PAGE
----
Brigadier Wallis established his headquarters at Tai Tam Gap, a central position in the eastern sector. To soften the island's defences, the Japanese directed heavy artillery bombardment at the island, mounted destructive air raids, and systematically shelled the pillboxes along the north shore. On December 17, the Japanese repeated their demand for surrender. Once again it was summarily refused, but the situation was very grim. With the sinking of two British relief ships off Malaya and the crippling of the United States fleet at Pearl Harbor, there was no hope of relief, and the Chinese armies were in no position to give immediate aid.
The defenders awaited assault in complete isolation. Brigadier Wallis visited the Rajput Regiment's headquarters on December 18, and wrongly assured the Indian military personnel that the Japanese would not attack.
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Like General Maltby, he grossly underestimated the fighting ability of the Japanese. The invasion came with nightfall on December The enemy launched four separate amphibious assaults across a three-kilometre front on the northern beaches of Hong Kong Island. They came ashore in the face of machine-gun fire from soldiers of the Rajput unit who were manning the pillboxes. From the shore, the Japanese forces fanned out to the east and west and advanced up the valleys leading to high ground.
The Royal Rifles engaged the invading Japanese and tried to push them back. Other platoons of the Royal Rifles went into action on the west side of Mount Parker and suffered many casualties from the already-entrenched enemy. The strength of the invasion force was overwhelming, and by early December 19, the Japanese had reached as far as the Wong Nei Chong and Tai Tam Gaps, again proving their effectiveness at night fighting.
With the enemy well established on the high hills from Mount Parker to Jardine's Lookout, General Maltby ordered the East Brigade to withdraw southward toward Stanley Peninsula where, it was hoped, a counter-attack could be made. By nightfall, on December 19, a new defensive line was established from Palm Villa to Stanley Mound, and a brigade headquarters was set up at Stone Hill.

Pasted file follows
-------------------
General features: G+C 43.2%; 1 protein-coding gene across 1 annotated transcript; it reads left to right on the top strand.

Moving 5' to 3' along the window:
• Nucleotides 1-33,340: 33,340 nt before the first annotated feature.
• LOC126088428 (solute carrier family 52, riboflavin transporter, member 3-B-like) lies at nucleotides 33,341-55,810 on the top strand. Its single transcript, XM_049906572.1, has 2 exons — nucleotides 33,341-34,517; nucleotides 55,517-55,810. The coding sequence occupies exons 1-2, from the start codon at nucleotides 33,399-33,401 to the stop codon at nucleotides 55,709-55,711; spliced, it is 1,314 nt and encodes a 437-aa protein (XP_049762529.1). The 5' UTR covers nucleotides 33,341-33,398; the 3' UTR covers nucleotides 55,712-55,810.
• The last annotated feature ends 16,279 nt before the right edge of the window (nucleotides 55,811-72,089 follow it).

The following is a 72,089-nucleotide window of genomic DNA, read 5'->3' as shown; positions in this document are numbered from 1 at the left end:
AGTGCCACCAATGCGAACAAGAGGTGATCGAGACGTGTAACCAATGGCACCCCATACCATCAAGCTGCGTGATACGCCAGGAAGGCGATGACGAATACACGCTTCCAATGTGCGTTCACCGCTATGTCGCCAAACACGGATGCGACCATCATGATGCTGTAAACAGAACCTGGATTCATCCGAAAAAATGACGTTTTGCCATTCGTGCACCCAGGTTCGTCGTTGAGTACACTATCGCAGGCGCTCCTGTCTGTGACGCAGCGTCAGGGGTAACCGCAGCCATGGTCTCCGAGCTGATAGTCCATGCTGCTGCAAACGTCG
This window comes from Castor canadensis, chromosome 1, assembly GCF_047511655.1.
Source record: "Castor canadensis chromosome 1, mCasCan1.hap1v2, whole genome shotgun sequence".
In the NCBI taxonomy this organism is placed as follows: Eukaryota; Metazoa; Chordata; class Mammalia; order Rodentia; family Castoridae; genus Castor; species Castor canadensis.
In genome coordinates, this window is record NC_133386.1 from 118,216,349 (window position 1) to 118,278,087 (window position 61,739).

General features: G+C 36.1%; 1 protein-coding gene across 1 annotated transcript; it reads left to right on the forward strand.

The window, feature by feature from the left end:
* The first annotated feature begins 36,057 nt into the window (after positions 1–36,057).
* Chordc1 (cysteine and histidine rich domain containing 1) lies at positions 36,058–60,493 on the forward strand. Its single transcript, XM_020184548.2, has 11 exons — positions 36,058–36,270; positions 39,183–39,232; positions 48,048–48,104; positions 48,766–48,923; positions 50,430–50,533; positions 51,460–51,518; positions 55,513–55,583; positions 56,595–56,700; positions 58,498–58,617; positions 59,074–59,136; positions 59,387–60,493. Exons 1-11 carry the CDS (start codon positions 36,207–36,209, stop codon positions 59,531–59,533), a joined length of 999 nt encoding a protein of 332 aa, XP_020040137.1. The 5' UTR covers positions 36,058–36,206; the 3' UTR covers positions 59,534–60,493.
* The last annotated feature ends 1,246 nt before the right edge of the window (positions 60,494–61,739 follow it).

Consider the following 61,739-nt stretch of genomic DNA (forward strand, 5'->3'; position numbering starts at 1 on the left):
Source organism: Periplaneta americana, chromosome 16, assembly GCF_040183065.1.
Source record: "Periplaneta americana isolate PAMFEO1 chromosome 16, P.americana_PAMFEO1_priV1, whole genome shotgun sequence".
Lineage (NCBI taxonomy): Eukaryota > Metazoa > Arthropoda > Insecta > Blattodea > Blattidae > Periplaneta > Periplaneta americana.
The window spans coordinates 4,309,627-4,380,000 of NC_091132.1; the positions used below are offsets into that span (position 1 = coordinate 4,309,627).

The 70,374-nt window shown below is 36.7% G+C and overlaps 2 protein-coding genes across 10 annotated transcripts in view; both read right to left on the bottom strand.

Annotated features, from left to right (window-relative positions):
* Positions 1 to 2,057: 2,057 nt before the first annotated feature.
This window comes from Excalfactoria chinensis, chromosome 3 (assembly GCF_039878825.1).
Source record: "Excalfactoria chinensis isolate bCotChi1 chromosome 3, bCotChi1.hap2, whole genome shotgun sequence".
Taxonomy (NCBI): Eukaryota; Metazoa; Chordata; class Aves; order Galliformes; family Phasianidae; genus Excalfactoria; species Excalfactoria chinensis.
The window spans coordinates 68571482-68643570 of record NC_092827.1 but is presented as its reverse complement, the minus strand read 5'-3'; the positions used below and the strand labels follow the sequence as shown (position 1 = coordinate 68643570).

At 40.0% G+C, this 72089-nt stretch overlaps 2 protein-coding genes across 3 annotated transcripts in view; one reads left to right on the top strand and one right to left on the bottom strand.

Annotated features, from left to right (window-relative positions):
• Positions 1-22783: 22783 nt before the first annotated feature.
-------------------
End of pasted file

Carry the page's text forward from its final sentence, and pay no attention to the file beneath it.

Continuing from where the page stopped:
Unfortunately, some valuable mobile artillery was destroyed during the withdrawal. Even worse, vital communications were severed between the East and West Brigades when the advancing Japanese reached the sea at Repulse Bay. The Brigade was now seriously reduced in numbers, with the Rajput Battalion being virtually wiped out defending the northern beaches. The Royal Rifles were exhausted. Deprived of hot meals for several days, they had to catch whatever sleep they could in the weapon pits which they were continually manning.
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Yet, during the next three days, these men valiantly drove northward over rugged, mountainous terrain to join with the West Brigade, or to clear the Japanese from the high peaks. They managed to drive the enemy out of an area around the Repulse Bay Hotel. However, they were unable to dislodge the Japanese from the surrounding hill positions and were forced to withdraw.
One company of the Royal Rifles was left to hold this area and a renewed effort to break through was made on December Next came an attempt to reach Won Nei Chong by a more easterly route. Despite heavy enemy opposition south of Tai Tam Tuk Reservoir, the Royal Rifles succeeded in driving the Japanese out of a number of hill positions and in destroying a group holding the crossroads south of the reservoir.